We’ve never actually been to the Iowa State Fair, but we really like listening to the Iowa Public Broadcasting TV shows about it.
The first show covered a lot of activities. Food at the Fair is always intriguing. We know there are a lot of foods on a stick, but we didn’t know you could get a rattlesnake corn dog—with venom sauce! It’s pretty good according to the food guy, Travis Graven. You probably won’t find it in your local grocery store.
The big animals are impressive. I always wonder why the handlers sort of guide some of the animals (like that huge boar) using those little boards.
The lemonade stand was a little thought provoking. Dad’s Old-Fashioned Lemonade stand sellers aren’t out there to make money. They do it for the nostalgia. I’m sure they do it for the tradition as well.
That’s a nod to keeping tradition alive. One of those is the 4-H program. According to the Iowa State University 4-H Youth Development web page, the 4 H’s stand for:
Head for thinking, planning, and reasoning
Heart for being kind, true, and sympathetic
Hands for being useful, helpful, and skillful
Health for taking care of yourself and your community
The Iowa State Fair is a longstanding tradition. It started way back in 1854. It was on hold in 2020 because of the Covid-19 pandemic and that was the first time since World War II it was cancelled and only the sixth time in the Fair’s 166-year history.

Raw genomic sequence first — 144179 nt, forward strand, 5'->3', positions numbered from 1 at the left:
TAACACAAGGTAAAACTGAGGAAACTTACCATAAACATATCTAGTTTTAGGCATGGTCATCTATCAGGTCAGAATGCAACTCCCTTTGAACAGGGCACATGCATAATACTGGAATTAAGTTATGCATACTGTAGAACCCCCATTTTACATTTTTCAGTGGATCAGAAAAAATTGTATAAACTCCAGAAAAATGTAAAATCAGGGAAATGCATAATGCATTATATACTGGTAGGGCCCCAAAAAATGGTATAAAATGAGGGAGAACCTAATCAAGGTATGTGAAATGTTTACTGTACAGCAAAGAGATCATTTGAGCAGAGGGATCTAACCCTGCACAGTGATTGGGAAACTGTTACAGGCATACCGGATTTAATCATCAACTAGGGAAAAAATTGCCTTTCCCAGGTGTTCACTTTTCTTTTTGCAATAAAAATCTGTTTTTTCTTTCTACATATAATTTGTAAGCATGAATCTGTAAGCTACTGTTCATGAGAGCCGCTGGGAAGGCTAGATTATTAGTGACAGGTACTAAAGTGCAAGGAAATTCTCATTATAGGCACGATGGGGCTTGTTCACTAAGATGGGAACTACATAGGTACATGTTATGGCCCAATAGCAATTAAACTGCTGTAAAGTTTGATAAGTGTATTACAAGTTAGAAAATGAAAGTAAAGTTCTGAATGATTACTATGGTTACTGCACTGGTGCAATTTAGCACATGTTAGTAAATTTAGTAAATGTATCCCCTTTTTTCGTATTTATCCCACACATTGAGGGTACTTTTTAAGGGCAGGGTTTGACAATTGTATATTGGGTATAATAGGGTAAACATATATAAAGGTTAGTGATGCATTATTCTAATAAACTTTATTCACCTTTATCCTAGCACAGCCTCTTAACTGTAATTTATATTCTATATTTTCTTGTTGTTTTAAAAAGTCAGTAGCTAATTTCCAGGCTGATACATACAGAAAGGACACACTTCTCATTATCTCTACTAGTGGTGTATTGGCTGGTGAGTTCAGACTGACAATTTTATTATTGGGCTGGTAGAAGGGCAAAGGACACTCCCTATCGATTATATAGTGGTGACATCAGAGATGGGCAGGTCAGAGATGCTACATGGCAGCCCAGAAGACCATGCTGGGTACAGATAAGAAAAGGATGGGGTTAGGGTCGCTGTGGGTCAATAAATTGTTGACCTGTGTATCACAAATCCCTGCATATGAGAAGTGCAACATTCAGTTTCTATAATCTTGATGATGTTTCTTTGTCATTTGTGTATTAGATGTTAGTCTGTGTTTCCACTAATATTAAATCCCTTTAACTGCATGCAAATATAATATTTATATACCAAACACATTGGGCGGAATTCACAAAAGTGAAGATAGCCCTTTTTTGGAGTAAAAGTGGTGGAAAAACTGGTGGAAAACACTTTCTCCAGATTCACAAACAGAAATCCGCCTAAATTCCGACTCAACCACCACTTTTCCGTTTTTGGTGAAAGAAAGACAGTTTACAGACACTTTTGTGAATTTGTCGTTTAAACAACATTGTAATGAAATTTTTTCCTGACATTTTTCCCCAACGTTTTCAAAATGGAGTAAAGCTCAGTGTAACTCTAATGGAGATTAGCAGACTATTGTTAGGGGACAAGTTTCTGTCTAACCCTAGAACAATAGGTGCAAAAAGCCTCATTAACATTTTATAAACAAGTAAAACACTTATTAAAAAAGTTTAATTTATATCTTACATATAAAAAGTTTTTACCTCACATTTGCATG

A tradition is defined as the transmission of a culture’s customs, beliefs, knowledge, skills and more from generation to generation. In order to do that somebody has to do the passing down of all of that. And somebody has to pick it up.
You can store some of it in electronic archives, but a critically important part of it relies on institutional knowledge in the hearts and minds of the culture’s older people. It’s a two-way street; the young listen, accept some, and improve more if we’re lucky. It’s more than facts and figures—it’s the wisdom we want to preserve.
And we want to keep the rattlesnake corn dogs, with venom sauce.